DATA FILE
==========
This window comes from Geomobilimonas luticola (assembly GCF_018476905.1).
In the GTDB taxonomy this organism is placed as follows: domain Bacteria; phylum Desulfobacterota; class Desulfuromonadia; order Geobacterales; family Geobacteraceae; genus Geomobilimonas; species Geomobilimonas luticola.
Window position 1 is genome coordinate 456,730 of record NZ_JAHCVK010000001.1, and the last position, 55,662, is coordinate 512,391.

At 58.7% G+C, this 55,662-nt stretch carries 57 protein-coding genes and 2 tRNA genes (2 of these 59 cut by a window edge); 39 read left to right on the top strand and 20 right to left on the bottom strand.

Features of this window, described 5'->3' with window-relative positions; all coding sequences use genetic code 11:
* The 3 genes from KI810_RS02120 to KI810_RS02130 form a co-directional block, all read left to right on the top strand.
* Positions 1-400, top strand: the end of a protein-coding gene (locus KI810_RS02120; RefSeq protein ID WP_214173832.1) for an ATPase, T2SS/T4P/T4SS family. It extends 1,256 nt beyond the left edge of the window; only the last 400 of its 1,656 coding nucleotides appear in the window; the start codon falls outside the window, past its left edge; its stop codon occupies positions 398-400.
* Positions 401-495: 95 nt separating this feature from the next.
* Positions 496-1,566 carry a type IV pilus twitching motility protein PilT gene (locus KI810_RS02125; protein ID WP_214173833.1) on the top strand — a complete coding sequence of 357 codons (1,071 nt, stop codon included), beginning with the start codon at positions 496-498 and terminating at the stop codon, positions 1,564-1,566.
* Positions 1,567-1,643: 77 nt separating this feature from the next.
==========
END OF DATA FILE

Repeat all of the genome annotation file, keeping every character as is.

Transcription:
This window comes from Geomobilimonas luticola (assembly GCF_018476905.1).
In the GTDB taxonomy this organism is placed as follows: domain Bacteria; phylum Desulfobacterota; class Desulfuromonadia; order Geobacterales; family Geobacteraceae; genus Geomobilimonas; species Geomobilimonas luticola.
Window position 1 is genome coordinate 456,730 of record NZ_JAHCVK010000001.1, and the last position, 55,662, is coordinate 512,391.

At 58.7% G+C, this 55,662-nt stretch carries 57 protein-coding genes and 2 tRNA genes (2 of these 59 cut by a window edge); 39 read left to right on the top strand and 20 right to left on the bottom strand.

Features of this window, described 5'->3' with window-relative positions; all coding sequences use genetic code 11:
* The 3 genes from KI810_RS02120 to KI810_RS02130 form a co-directional block, all read left to right on the top strand.
* Positions 1-400, top strand: the end of a protein-coding gene (locus KI810_RS02120; RefSeq protein ID WP_214173832.1) for an ATPase, T2SS/T4P/T4SS family. It extends 1,256 nt beyond the left edge of the window; only the last 400 of its 1,656 coding nucleotides appear in the window; the start codon falls outside the window, past its left edge; its stop codon occupies positions 398-400.
* Positions 401-495: 95 nt separating this feature from the next.
* Positions 496-1,566 carry a type IV pilus twitching motility protein PilT gene (locus KI810_RS02125; protein ID WP_214173833.1) on the top strand — a complete coding sequence of 357 codons (1,071 nt, stop codon included), beginning with the start codon at positions 496-498 and terminating at the stop codon, positions 1,564-1,566.
* Positions 1,567-1,643: 77 nt separating this feature from the next.